Newsweek took their criticism of Pope Benedict XVI to the next level on Thursday- not only did guest columnist Kathleen Kennedy-Townsend affirm that the pontiff could learn from President Obama (something Newsweek and their partners at the Washington Post agreed upon back in April), but also blasted the Bishop of Rome and the Catholic hierarchy for their supposed “disdain” towards women and homosexuals.
The former lieutenant governor of Maryland began her column, titled "Without a Doubt: Why Barack Obama represents American Catholics better than the pope does," with the context of the pope’s upcoming meeting with the American president, and how it was “much anticipated and in some circles frowned upon by American Catholics in the wake of Obama’s controversial Notre Dame commencement speech in May.” She then laid out her central thesis about these two leaders: “In truth, though, Obama’s pragmatic approach to divisive policy...and his social-justice agenda reflect the views of American Catholic laity much more closely than those vocal bishops and pro-life activists...[T]hey’ll politely disagree about reproductive freedoms and homosexuality, but Catholics back home won’t care, because they know Obama’s on their side. In fact, Obama’s agenda is closer to their views than even the pope’s.”
Before outlining the standard heterodox American Catholic complaints about Church teaching, Kennedy-Townsend, as you might expect, laid claim to the pope’s recent social teaching encyclical: “It’s fitting that Obama’s visit comes just days after the publication of “Charity in Truth,” a Vatican encyclical that declares unions, regulation of capitalism’s excesses, and environmentalism to be ethical imperatives. The document gives moral credence to Obama’s message and to progressive politics writ large.”
While this is the standard left-wing spin of the papal document, as exemplified by AP and Reuters' coverage of it, the Democratic politician omitted that these three issues she names are secondary to the link that Benedict XVI made between “life ethics and social ethics, fully aware that ‘a society lacks solid foundations when, on the one hand, it asserts values such as the dignity of the person, justice and peace, but then, on the other hand, radically acts to the contrary by allowing or tolerating a variety of ways in which human life is devalued and violated, especially where it is weak or marginalized.” The pope would go on to condemn “the tragic and widespread scourge of abortion...the systematic eugenic programming of births....[and] practices... [which] foster a materialistic and mechanistic understanding of human life.”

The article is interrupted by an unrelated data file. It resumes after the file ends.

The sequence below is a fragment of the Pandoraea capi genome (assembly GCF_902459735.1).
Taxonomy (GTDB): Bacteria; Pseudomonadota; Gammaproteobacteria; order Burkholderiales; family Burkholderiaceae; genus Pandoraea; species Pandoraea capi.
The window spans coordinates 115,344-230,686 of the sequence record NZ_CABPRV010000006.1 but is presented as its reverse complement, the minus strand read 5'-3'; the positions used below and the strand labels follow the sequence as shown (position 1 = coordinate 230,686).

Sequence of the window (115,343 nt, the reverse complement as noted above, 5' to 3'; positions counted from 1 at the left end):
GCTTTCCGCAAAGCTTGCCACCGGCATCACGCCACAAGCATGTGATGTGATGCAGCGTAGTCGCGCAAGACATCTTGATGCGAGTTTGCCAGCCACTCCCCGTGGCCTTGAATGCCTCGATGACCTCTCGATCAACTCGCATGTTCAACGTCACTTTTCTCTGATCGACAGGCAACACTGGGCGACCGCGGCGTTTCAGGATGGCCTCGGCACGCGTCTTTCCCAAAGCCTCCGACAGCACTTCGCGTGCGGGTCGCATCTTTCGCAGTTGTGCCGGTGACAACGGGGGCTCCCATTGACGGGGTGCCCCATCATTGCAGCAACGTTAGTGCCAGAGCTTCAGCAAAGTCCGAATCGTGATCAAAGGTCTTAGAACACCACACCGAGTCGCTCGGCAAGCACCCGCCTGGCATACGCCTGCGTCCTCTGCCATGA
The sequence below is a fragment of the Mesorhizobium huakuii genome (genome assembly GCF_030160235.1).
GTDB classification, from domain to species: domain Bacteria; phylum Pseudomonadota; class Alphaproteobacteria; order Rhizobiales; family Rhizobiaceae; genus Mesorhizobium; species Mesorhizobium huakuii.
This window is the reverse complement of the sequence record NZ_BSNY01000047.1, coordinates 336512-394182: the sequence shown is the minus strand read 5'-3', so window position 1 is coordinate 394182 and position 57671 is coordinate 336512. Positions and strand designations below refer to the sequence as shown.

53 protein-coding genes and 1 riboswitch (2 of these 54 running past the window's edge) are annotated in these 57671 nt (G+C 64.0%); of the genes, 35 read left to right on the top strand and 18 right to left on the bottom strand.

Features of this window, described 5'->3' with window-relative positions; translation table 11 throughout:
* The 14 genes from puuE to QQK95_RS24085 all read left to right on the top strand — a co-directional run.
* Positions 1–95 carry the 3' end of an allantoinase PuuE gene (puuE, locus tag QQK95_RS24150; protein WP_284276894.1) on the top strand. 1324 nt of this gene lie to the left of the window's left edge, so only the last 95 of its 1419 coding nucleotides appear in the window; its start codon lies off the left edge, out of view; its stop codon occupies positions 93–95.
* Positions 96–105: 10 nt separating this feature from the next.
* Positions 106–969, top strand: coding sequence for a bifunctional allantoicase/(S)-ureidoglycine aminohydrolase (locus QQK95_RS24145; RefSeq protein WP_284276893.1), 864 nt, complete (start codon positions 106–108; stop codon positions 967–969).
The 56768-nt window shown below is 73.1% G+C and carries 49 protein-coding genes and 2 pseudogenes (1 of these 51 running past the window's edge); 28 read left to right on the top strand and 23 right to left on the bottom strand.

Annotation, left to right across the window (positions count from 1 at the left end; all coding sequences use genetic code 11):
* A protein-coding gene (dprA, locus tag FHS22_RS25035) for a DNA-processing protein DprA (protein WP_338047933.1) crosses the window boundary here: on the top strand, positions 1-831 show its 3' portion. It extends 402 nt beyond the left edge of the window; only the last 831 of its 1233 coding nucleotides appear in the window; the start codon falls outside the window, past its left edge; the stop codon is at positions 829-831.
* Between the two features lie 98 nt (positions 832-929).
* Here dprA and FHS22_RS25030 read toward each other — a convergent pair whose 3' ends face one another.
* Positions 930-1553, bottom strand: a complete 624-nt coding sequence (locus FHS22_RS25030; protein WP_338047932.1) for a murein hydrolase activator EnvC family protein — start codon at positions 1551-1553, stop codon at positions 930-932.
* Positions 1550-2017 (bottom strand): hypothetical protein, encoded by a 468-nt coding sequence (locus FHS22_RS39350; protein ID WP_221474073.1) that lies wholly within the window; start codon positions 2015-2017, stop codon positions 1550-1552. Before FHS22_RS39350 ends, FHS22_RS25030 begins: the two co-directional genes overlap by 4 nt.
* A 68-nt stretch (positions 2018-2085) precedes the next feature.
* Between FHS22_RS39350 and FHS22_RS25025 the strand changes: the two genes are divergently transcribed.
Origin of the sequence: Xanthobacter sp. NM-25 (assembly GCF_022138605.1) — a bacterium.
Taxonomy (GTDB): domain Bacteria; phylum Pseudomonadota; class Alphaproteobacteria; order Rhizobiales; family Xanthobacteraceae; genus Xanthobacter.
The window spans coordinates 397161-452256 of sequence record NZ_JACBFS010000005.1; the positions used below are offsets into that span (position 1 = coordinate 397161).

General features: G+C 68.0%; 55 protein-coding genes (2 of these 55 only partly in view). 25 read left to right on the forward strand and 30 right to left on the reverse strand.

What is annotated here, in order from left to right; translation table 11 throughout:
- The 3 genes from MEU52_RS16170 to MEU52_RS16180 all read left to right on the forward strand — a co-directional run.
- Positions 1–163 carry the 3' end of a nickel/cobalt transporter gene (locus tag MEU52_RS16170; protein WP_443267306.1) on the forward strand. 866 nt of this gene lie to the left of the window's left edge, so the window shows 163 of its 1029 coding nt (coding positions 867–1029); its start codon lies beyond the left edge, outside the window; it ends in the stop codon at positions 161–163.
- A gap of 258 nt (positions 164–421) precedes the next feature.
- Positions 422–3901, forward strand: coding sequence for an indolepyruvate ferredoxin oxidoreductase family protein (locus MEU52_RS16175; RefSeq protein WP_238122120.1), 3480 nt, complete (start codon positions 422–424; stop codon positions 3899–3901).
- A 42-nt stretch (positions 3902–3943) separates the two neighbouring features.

Kennedy-Townsend seemed to ignore this emphasis in the document, and turned to her complaints, making it clear that she disagrees with the Pope and Catholic teaching, and not just concerning these “life issues:”
While the pope preaches love, listening to the other has been a particular stumbling block for the Catholic hierarchy (as it is for many in power). The hierarchy ignores women’s equality and gays’ cry for justice because to heed them would require that it admit error and acknowledge that the self-satisfied edifice constructed around sex and gender has been grievously wrong. Before he became John Paul II, Karol Wojtyla had a telling all-or-nothing formulation: “If it should be decided that contraception is not an evil in itself then we should have to concede frankly that the Holy Spirit is on the side of the Protestant Churches.”
That attitude has resulted in some heinous decisions. Most famously, in the lead up to the encyclical “Humanae Vitae” in 1968, an advisory body of theologians and laity empaneled by the pope advised that the church should reverse its position on birth control and concede that the issue should be a question for morality and for science. But authority—not truth, not love—prevailed: Pope Paul VI, listening to the advice of Wojtyla, disagreed with the majority of these advisers, who had voted 69 to 10 for change, fretting that to change this position would weaken his authority....
In 1979, Sister Theresa Kane, the head of the Sisters of Mercy and the president of the Leadership Conference of Women Religious, greeted Pope John Paul II on his first visit to the United States by proposing that the Church provide “for the possibility of women as persons being included in all ministries of our Church,” including the priesthood. This was greeted with revulsion at the Vatican, which insists that the only people who can represent God in the priestly role are those with male sex organs.